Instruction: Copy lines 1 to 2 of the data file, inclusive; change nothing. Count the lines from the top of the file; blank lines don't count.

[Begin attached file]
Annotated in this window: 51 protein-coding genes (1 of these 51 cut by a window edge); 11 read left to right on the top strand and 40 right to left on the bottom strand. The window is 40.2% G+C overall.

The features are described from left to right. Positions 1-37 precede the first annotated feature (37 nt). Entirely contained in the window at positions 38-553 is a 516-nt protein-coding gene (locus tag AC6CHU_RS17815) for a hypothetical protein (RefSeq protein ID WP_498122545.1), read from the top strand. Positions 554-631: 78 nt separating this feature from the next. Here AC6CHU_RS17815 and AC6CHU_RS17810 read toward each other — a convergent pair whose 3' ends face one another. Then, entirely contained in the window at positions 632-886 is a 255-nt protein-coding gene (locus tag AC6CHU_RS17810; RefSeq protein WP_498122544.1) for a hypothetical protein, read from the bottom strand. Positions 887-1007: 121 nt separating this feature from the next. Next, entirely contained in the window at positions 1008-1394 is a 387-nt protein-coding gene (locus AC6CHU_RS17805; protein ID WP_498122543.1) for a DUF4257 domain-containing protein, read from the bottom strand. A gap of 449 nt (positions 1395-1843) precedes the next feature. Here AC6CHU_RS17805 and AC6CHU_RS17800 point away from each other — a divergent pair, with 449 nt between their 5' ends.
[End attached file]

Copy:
Annotated in this window: 51 protein-coding genes (1 of these 51 cut by a window edge); 11 read left to right on the top strand and 40 right to left on the bottom strand. The window is 40.2% G+C overall.

The features are described from left to right. Positions 1-37 precede the first annotated feature (37 nt). Entirely contained in the window at positions 38-553 is a 516-nt protein-coding gene (locus tag AC6CHU_RS17815) for a hypothetical protein (RefSeq protein ID WP_498122545.1), read from the top strand. Positions 554-631: 78 nt separating this feature from the next. Here AC6CHU_RS17815 and AC6CHU_RS17810 read toward each other — a convergent pair whose 3' ends face one another. Then, entirely contained in the window at positions 632-886 is a 255-nt protein-coding gene (locus tag AC6CHU_RS17810; RefSeq protein WP_498122544.1) for a hypothetical protein, read from the bottom strand. Positions 887-1007: 121 nt separating this feature from the next. Next, entirely contained in the window at positions 1008-1394 is a 387-nt protein-coding gene (locus AC6CHU_RS17805; protein ID WP_498122543.1) for a DUF4257 domain-containing protein, read from the bottom strand. A gap of 449 nt (positions 1395-1843) precedes the next feature. Here AC6CHU_RS17805 and AC6CHU_RS17800 point away from each other — a divergent pair, with 449 nt between their 5' ends.